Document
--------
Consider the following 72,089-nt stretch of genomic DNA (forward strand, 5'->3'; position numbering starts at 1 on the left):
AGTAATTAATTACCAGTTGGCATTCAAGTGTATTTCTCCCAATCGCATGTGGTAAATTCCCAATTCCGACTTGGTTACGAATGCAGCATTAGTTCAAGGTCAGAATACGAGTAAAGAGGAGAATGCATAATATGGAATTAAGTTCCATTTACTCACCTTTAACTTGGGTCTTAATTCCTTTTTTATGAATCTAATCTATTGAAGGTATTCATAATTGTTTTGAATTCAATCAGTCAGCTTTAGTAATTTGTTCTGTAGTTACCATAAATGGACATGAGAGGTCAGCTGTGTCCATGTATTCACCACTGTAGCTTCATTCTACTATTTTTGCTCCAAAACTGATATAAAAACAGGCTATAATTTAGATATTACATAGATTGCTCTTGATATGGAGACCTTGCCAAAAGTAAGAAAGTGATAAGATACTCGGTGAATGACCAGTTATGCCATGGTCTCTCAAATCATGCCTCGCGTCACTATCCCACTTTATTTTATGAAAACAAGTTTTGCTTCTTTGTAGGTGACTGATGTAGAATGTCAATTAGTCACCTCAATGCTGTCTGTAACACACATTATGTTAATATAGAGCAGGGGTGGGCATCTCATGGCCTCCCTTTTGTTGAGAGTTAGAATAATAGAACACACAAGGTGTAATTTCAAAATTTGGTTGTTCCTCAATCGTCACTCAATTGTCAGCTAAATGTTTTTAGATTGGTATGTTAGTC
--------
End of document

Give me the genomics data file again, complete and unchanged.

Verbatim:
Consider the following 72,089-nt stretch of genomic DNA (forward strand, 5'->3'; position numbering starts at 1 on the left):
AGTAATTAATTACCAGTTGGCATTCAAGTGTATTTCTCCCAATCGCATGTGGTAAATTCCCAATTCCGACTTGGTTACGAATGCAGCATTAGTTCAAGGTCAGAATACGAGTAAAGAGGAGAATGCATAATATGGAATTAAGTTCCATTTACTCACCTTTAACTTGGGTCTTAATTCCTTTTTTATGAATCTAATCTATTGAAGGTATTCATAATTGTTTTGAATTCAATCAGTCAGCTTTAGTAATTTGTTCTGTAGTTACCATAAATGGACATGAGAGGTCAGCTGTGTCCATGTATTCACCACTGTAGCTTCATTCTACTATTTTTGCTCCAAAACTGATATAAAAACAGGCTATAATTTAGATATTACATAGATTGCTCTTGATATGGAGACCTTGCCAAAAGTAAGAAAGTGATAAGATACTCGGTGAATGACCAGTTATGCCATGGTCTCTCAAATCATGCCTCGCGTCACTATCCCACTTTATTTTATGAAAACAAGTTTTGCTTCTTTGTAGGTGACTGATGTAGAATGTCAATTAGTCACCTCAATGCTGTCTGTAACACACATTATGTTAATATAGAGCAGGGGTGGGCATCTCATGGCCTCCCTTTTGTTGAGAGTTAGAATAATAGAACACACAAGGTGTAATTTCAAAATTTGGTTGTTCCTCAATCGTCACTCAATTGTCAGCTAAATGTTTTTAGATTGGTATGTTAGTC